Monday, October 31, 2011

October's Au Lait du Mois: Cream Cheese

I have learned that there are a whole bunch of ways to make cream cheese: the uncooked-curd method, the cooked-curd method, Swiss-style, Creole, French-style, and probably a few more I'm missing. I opted for the easiest way: the uncooked-curd method. The results were absolutely amazing. Of all the Au Lait du Mois I've done so far, this is the one that I'm definitely doing again, and probably soon.

I only let it drain for something like six hours and I didn't chill it at all. Before chilling, it was very light and spreadable, but still rich and creamy. We brought it along with some organic whole wheat artisanal bread to a dinner party. It was a huge success.
This is the bowl after two days in the refrigerator. You can notice two things. First, it's almost empty because it's so awesome. Second, it's very thick and almost crumbly without any whey draining out of it. I don't think you need to let it drain for the whole 12 hours recommended in the recipe. If it's not as thick as you'd like it, just pop it in the fridge. It will harden up to the consistency of a cold brick of Philadelphia cream cheese. But this tastes so much better.

The original recipe called for 2 quarts pasteurized light cream or pasteurized half-and half. Being a glutton, I opted for 2 quarts raw heavy cream from Mother's Market that recently opened in Brea. Yup, you can buy raw milk in grocery stores here. Unfortunately, there are still 11 states where raw milk is illegal and Maryland is one of them. Check out this post from New England Cheesemaking about the Maryland Raw Milk Freedom Riders event.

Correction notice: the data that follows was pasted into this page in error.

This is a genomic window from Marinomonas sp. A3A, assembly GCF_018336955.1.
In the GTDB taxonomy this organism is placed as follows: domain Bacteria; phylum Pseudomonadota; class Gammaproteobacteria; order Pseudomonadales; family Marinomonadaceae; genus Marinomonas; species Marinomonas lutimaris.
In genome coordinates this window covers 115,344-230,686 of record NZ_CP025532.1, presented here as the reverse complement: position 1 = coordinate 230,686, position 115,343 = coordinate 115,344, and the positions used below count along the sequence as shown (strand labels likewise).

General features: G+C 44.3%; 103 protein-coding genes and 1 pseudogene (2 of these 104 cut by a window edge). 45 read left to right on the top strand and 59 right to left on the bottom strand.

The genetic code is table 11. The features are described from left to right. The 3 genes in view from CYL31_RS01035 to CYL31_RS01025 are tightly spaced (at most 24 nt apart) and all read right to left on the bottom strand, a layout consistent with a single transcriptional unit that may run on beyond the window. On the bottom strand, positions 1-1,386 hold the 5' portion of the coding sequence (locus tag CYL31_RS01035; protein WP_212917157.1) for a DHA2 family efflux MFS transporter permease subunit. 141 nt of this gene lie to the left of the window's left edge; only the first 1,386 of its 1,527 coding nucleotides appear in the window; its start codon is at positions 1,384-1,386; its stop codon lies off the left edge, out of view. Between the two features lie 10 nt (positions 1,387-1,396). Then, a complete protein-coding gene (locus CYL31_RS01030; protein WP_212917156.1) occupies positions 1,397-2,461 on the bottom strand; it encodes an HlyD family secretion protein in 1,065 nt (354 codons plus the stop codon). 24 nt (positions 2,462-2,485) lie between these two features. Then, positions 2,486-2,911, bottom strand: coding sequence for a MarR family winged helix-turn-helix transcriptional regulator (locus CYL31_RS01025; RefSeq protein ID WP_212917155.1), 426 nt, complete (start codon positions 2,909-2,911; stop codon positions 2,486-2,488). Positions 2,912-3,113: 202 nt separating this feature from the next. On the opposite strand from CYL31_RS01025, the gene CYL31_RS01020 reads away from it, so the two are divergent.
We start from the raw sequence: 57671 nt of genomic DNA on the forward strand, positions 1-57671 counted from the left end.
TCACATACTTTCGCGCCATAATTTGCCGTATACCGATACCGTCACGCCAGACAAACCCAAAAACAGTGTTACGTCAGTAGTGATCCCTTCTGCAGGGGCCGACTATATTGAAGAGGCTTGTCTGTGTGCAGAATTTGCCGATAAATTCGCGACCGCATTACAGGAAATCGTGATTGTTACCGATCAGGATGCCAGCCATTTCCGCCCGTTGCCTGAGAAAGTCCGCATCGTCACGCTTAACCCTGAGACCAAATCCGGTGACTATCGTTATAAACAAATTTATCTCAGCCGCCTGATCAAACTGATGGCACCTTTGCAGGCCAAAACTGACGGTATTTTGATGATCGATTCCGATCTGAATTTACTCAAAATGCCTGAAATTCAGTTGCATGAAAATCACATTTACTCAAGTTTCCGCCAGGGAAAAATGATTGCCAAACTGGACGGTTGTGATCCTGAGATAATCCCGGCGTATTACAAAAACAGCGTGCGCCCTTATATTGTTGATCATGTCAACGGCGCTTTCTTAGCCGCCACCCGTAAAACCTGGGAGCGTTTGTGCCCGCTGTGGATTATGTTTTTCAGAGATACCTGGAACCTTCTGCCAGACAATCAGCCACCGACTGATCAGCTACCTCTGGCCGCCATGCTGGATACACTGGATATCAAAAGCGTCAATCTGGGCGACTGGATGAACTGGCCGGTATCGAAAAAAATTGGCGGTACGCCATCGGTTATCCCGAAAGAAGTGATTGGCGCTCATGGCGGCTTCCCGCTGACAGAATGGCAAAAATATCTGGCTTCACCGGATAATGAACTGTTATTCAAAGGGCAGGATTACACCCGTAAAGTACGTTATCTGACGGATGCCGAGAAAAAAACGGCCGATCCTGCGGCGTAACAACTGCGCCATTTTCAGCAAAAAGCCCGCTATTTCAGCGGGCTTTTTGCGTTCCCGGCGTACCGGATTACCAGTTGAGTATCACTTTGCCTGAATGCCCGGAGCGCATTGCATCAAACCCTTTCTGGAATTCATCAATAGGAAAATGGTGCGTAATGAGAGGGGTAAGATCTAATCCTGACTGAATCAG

Cream Cheese: Uncooked-Curd Method adapted from Ricki Carroll's Gourmet Home Dairy Kit
  • 2 quarts heavy cream
  • 1 packet direct-set mesophilic starter or 4 ounces prepared mesophilic starter (I used the buttermilk starter that came with the Gourmet Home Dairy kit)
  • Cheese salt (optional)
  • 2 qt. jar
  • Sieve
  • Bowl
  • Butter Muslin
  • Pour the cream into the jar and bring it to room temperature (72°F). Add the starter and mix thoroughly.
  • Put the cap on the jar and let set at 72°F for 12 hours. A solid curd will form.
  • When 12 hour is just about up, set a sieve over a bowl and line the sieve with butter muslin.
  • Pour the curd into the muslin-lined sieve. Tie the corners of the muslin into a knot and hang the bag to drain for up to 12 hours, or until the bag stops dripping and the cheese has reached the desired consistency. Changing the bag once or twice will speed the draining process.
  • Place the cheese in a bowl. Add the salt to taste if desired.
  • Place the cheese into small molds and cool in the refrigerator. Once the cheeses are firm, take them out of the molds and wrap individually in cheese wrap.
  • Store in the refrigerator for up to 2 weeks.
Previous Au Lait du Mois:

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